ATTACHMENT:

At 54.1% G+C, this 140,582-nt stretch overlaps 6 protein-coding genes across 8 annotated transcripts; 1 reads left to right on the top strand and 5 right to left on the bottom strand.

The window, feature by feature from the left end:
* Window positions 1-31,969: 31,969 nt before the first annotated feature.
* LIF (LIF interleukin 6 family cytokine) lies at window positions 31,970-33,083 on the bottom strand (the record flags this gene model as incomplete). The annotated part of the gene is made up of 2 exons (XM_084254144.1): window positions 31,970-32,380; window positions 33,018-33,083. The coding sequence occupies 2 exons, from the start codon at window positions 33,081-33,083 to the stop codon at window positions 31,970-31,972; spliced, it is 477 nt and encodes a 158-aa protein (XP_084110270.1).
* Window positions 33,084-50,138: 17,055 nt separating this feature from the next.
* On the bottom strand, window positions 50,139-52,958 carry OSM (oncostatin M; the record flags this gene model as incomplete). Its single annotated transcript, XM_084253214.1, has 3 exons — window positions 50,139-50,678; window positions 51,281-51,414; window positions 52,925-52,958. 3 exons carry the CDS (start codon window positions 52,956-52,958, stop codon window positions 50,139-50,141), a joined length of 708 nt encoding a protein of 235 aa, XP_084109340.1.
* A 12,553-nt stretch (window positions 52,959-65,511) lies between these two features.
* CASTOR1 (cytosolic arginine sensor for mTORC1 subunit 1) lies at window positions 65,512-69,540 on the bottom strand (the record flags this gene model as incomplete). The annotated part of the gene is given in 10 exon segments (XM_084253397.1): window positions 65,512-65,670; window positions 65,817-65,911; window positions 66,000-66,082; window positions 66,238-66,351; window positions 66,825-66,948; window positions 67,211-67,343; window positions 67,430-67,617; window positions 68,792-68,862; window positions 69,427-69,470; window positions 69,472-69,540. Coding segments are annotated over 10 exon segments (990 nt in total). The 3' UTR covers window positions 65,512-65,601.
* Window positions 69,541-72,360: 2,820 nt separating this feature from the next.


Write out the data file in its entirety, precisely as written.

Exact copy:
At 54.1% G+C, this 140,582-nt stretch overlaps 6 protein-coding genes across 8 annotated transcripts; 1 reads left to right on the top strand and 5 right to left on the bottom strand.

The window, feature by feature from the left end:
* Window positions 1-31,969: 31,969 nt before the first annotated feature.
* LIF (LIF interleukin 6 family cytokine) lies at window positions 31,970-33,083 on the bottom strand (the record flags this gene model as incomplete). The annotated part of the gene is made up of 2 exons (XM_084254144.1): window positions 31,970-32,380; window positions 33,018-33,083. The coding sequence occupies 2 exons, from the start codon at window positions 33,081-33,083 to the stop codon at window positions 31,970-31,972; spliced, it is 477 nt and encodes a 158-aa protein (XP_084110270.1).
* Window positions 33,084-50,138: 17,055 nt separating this feature from the next.
* On the bottom strand, window positions 50,139-52,958 carry OSM (oncostatin M; the record flags this gene model as incomplete). Its single annotated transcript, XM_084253214.1, has 3 exons — window positions 50,139-50,678; window positions 51,281-51,414; window positions 52,925-52,958. 3 exons carry the CDS (start codon window positions 52,956-52,958, stop codon window positions 50,139-50,141), a joined length of 708 nt encoding a protein of 235 aa, XP_084109340.1.
* A 12,553-nt stretch (window positions 52,959-65,511) lies between these two features.
* CASTOR1 (cytosolic arginine sensor for mTORC1 subunit 1) lies at window positions 65,512-69,540 on the bottom strand (the record flags this gene model as incomplete). The annotated part of the gene is given in 10 exon segments (XM_084253397.1): window positions 65,512-65,670; window positions 65,817-65,911; window positions 66,000-66,082; window positions 66,238-66,351; window positions 66,825-66,948; window positions 67,211-67,343; window positions 67,430-67,617; window positions 68,792-68,862; window positions 69,427-69,470; window positions 69,472-69,540. Coding segments are annotated over 10 exon segments (990 nt in total). The 3' UTR covers window positions 65,512-65,601.
* Window positions 69,541-72,360: 2,820 nt separating this feature from the next.